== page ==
Rent Shop Volunteer Join

Q. Who is Mr. Smarty Plants?

A: There are those who suspect Wildflower Center volunteers are the culpable and capable culprits. Yet, others think staff members play some, albeit small, role. You can torture us with your plant questions, but we will never reveal the Green Guru's secret identity.

Help us grow by giving to the Plant Database Fund or by becoming a member

Did you know you can access the Native Plant Information Network with your web-enabled smartphone?

Share

Ask Mr. Smarty Plants

Ask Mr. Smarty Plants is a free service provided by the staff and volunteers at the Lady Bird Johnson Wildflower Center.

Search Smarty Plants
See a list of all Smarty Plants questions

Please forgive us, but Mr. Smarty Plants has been overwhelmed by a flood of mail and must take a break for awhile to catch up. We hope to be accepting new questions again soon. Thank you!

Need help with plant identification, visit the plant identification page.

 
rate this answer
1 rating

Thursday - August 23, 2007

From: Riverhead, NY
Region: Northeast
Topic: Non-Natives
Title: Distribution of Non-Native Royal Empress Tree
Answered by: Jimmy Mills

QUESTION:

I was wondering if you could give me the statistics for the Royal Empress Tree in the Long Island area. I have two and have read numerous articles online regarding them being invasive through the root system and seed pods that will sprout after the purple/blue flowers in the spring. The trees I have are approx 2 years old. What is the reproduction rate (invasiveness) on Long Island for this kind of tree? Any information you could give me regarding care, maintance, and removal would be greatly appreciated.

ANSWER:

Empress Tree (Paulownia tormentosa), aka Princess Tree, is native to China, and is distributed in 25 states in the US from Massachusetts to Florida and west to Texas. In most of its range, it is considered an invasive plant. However, the Invasive Plant Council of New York State does not list it as such, but the Invasive Plant Atlas of New England does.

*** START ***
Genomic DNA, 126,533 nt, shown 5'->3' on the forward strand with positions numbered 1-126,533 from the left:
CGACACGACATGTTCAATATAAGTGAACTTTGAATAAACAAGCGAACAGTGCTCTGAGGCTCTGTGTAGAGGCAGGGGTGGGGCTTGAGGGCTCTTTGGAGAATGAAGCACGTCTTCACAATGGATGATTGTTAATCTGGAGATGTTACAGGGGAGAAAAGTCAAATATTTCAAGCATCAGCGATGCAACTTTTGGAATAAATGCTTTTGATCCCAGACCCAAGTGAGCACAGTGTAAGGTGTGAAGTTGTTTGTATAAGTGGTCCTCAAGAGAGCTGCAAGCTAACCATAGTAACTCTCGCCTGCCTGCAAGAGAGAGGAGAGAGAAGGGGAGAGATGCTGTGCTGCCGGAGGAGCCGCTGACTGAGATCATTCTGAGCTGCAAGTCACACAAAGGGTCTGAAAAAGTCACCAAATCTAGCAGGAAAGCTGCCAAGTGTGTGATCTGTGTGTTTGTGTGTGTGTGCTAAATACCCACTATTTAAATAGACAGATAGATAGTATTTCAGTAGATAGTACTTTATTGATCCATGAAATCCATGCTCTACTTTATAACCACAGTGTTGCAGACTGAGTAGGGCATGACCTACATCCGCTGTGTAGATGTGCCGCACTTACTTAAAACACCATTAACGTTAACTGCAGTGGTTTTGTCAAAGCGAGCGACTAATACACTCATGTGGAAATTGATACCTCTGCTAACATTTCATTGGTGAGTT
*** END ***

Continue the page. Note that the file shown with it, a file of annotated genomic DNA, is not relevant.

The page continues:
As you have probably noticed from your two plants, growth is very rapid. Your plants could become reproductive in six to eight years, and at that time, each could potentially produce 20 million seeds a year. That could result in a lot of seedlings.

An article from the Plant Conservation Alliance describes the biology of the plant along with measures to control its growth. More detailed information about care of Paulownia is available at this website.

If you plan to remove your princess trees, you might consider these native alternatives:

Ilex opaca (American holly)

Cercis canadensis (eastern redbud)

Amelanchier canadensis (Canadian serviceberry)

 

More Non-Natives Questions

Deterioration of non-native weeping willows in Alabama
May 19, 2008 - I have a small lake behind my house. 8 years ago we planted two nice weeping willow trees, one on each corner of our yard down toward the lake. One started looking bad last year and we cut all the de...
view the full question and answer

Green fruit dropping from non-native navel orange tree
September 17, 2008 - Hi, I have a seedless navel orange tree that is dropping the green fruit as of late and when I find the oranges laying there they have a large split in them that exposes the fruit. I don't think the...
view the full question and answer

What purple mushrooms grow in Texas from McKinney TX
July 14, 2012 - What purple mushrooms grow in North Texas?
view the full question and answer

Beans growing under artificial light from Vernon CT
May 04, 2012 - What bean plant will grow the best under a flourescent,spot gro light,green transparent light,or Natural light and why.What caused it to grow like it did?
view the full question and answer

Japanese maple in New York
August 15, 2008 - I have a few questions: Do you know what zone Brooklyn, NY. is in? If I plant a Japanese Maple in my backyard, do you think it can tolerate almost full shade (1-2 hours of sun per day)? Also, is it...
view the full question and answer

Support the Wildflower Center by Donating Online or Becoming a Member today.